Skills Required: Experience with big data analysis. Ability to gather, understand, and critically analyze data from all relevant sources. Programming skills, such as Fortran, Matlab, R, Python, etc. Experience with large datasets analysis on multiple computer platforms (Unix/Linux, Windows).

Project: Assessing the water resources vulnerability of the Canadian Prairies under climate change background

A project is available to work on the regional climate simulation of future precipitation changes east of the Rockies. Regional climate analyses, based on high-resolution model simulations, will enhance global model capabilities for future precipitation change projection, as well as human impacts on regional climatic and hydro-climatological regime changes due to land-surface changes. The proposed research project for a student may include any of the following: (i) run the Weather Research and Forecasting (WRF) model which covers the Saskatchewan River Basin; (ii) couple the WRF regional climate model with land-surface model to study the convection initiation mechanism and its related large-scale/regional circulation features to demonstrate whether the WRF model can reproduce these mechanisms. iii) Conventional ground and satellite observations, as well as those made by the various instruments deployed in the Saskatchewan River Basin research sites, will be utilized to evaluate the model's capability. 

Skills Required: Experience with numerical modeling. Ability to gather, understand, and critically analyze data from all relevant sources. Programming skills, such as Fortran, Matlab, R, Python, etc. Experience with large datasets analysis on multiple computer platforms (Unix/Linux, Windows).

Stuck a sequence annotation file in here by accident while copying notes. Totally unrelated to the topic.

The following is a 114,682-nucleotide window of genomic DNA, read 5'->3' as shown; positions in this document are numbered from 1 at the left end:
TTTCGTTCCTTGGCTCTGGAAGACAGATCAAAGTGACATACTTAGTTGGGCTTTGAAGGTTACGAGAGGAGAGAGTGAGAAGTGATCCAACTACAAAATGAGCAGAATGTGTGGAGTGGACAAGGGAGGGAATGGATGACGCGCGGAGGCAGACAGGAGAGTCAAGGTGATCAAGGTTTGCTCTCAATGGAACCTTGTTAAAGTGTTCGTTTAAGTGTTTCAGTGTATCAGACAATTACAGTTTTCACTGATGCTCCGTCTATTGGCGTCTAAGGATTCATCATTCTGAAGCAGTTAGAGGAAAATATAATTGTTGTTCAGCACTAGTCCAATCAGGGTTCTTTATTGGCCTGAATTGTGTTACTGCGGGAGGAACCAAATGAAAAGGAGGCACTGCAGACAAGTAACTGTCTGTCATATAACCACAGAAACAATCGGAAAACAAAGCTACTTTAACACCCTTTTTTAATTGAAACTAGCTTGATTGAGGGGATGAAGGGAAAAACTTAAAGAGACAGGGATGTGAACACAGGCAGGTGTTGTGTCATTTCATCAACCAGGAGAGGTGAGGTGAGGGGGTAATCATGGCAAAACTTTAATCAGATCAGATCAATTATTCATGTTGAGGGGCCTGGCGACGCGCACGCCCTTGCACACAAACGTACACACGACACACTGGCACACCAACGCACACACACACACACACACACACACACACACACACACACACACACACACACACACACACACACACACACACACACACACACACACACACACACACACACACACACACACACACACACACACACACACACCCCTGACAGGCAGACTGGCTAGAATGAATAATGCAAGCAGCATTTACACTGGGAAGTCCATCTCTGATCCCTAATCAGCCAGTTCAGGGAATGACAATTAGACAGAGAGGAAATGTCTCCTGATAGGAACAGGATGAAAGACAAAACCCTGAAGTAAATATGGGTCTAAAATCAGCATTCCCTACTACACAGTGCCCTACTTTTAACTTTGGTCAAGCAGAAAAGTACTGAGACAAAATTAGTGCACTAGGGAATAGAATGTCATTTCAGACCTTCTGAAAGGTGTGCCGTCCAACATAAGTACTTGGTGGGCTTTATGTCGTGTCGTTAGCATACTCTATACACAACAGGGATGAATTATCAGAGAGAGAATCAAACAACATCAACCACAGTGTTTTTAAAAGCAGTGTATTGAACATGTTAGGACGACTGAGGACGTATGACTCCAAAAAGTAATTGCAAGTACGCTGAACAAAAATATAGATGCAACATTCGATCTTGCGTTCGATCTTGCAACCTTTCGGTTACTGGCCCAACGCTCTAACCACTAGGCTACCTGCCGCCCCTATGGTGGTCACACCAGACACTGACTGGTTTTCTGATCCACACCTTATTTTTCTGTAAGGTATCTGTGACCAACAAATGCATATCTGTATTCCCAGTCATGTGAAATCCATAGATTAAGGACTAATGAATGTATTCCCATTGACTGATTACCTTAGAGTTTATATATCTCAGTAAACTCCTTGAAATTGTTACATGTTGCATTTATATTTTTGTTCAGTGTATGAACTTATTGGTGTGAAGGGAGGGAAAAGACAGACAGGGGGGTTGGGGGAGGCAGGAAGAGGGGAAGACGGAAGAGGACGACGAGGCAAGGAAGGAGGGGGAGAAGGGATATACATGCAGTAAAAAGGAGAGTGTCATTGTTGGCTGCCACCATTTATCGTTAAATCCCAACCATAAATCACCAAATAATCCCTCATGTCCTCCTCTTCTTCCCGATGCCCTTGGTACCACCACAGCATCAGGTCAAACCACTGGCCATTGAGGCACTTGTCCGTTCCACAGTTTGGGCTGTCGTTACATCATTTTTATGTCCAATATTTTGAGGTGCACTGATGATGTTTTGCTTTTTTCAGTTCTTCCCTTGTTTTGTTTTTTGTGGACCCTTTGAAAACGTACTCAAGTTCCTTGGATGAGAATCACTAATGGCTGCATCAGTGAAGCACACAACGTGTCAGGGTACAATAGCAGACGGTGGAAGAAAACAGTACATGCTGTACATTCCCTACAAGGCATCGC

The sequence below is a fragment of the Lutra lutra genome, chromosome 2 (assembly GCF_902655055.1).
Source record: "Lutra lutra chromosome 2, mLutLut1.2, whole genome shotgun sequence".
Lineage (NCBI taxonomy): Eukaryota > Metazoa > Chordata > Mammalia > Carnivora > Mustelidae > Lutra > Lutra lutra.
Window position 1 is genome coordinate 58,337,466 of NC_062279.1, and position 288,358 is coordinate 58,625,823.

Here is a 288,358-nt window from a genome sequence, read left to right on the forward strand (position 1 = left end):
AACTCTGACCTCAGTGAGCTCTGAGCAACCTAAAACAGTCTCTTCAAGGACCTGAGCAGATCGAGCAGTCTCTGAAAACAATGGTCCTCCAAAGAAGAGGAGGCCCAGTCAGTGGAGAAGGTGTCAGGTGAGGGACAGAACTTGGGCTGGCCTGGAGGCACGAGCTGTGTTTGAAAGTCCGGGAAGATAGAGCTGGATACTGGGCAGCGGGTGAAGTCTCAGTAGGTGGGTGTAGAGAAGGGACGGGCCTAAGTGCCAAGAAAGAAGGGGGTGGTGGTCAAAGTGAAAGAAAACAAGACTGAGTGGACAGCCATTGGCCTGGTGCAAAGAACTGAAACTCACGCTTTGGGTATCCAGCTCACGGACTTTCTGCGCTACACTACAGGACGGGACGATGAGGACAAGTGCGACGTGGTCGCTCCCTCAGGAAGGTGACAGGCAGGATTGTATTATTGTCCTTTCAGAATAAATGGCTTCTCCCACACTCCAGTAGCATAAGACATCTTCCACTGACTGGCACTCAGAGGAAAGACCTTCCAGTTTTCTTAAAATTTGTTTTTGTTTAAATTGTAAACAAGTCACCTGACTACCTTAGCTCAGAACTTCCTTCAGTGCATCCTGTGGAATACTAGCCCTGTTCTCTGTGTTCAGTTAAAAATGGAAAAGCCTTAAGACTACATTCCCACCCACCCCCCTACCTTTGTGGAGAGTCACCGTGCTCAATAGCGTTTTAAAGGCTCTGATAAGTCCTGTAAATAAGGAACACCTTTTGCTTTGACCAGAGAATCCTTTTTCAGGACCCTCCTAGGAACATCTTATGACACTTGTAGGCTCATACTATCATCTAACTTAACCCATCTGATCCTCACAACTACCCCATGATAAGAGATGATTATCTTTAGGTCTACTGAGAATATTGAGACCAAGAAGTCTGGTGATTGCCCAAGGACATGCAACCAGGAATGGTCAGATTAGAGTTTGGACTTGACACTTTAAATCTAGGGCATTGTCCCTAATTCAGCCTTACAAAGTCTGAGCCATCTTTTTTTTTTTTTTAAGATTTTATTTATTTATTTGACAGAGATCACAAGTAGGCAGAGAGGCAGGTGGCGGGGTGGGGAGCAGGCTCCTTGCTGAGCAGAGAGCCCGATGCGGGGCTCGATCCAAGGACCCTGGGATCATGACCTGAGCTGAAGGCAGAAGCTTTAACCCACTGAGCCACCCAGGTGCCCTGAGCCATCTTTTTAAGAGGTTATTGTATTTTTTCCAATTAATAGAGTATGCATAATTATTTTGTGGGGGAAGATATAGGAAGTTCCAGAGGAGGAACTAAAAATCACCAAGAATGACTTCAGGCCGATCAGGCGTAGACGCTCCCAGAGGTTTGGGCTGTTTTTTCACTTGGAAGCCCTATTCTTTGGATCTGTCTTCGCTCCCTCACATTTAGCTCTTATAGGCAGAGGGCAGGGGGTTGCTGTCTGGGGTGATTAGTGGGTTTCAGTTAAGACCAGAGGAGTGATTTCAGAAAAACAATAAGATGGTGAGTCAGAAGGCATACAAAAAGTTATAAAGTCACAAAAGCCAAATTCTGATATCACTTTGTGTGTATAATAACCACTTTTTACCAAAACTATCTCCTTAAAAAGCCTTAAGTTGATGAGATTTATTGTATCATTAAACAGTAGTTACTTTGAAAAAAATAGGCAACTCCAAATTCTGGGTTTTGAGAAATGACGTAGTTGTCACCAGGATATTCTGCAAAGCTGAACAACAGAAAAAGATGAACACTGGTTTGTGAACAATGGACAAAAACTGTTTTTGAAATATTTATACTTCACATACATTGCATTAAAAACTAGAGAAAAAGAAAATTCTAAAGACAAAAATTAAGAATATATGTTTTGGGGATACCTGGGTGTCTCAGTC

Karl-Erich Lindenschmidt - Water Quality Modelling and Surface Ice Process
Karl-Erich Lindenschmidt

Associate Professor, SENS; Associate Professor, Global Institute for Water Security 
karl-erich.lindenschmidt@usask.ca   

Project: Water quality modelling of the Qu’Appelle River, Saskatchewan, Canada 
Water quality sample data that has been collected along the Qu’Appelle River (e.g. nutrients, oxygen, chlorophyll-a, etc.) will be used to calibrate and validate an established model (WASP v.7) to determine the ecological state of the river system. Scenarios can then be run to mimic management and policy strategies, such as reducing nutrient load by upgrading a treatment plants, regulating discharge during flood or drought events, etc.).   

Project: Modelling river ice processes along the Saskatchewan River 
The South Saskatchewan River downstream of Lake Diefenbaker is regulated by the Gardiner Dam. One of the dam’s uses is the generation of hydropower. Variable discharge in winter is required to cover peak demand for electricity. Using a river ice model, a safe maximum amplitude of the discharge can be determine which will not breakup the ice cover in winter and cause mid-winter flooding along the river.   

Project: Winter limnology study of selected reservoirs in Saskatchewan 
Ice cover thicknesses and snow depths on Canadian prairie reservoirs during the winter season can affect the production and oxygen levels in rivers. The length of the ice covered season (from autumn freeze-up to spring breakup) will also affect the lake’s aquatic ecosystem. Data from several winter seasons can be analysed to made deductions of the future state of these reservoirs in regards to climate change.   

Project: Modelling temperature and salinity stratification in reservoirs 
An established lake/reservoir model is to be used to mimic the stratification of water temperature and salinity in a Canadian Prairie reservoir. Included in the model is an ice module to simulate ice thicknesses during the course of the winter season. The calibrated model can be used to run long-term simulations of climate change scenarios.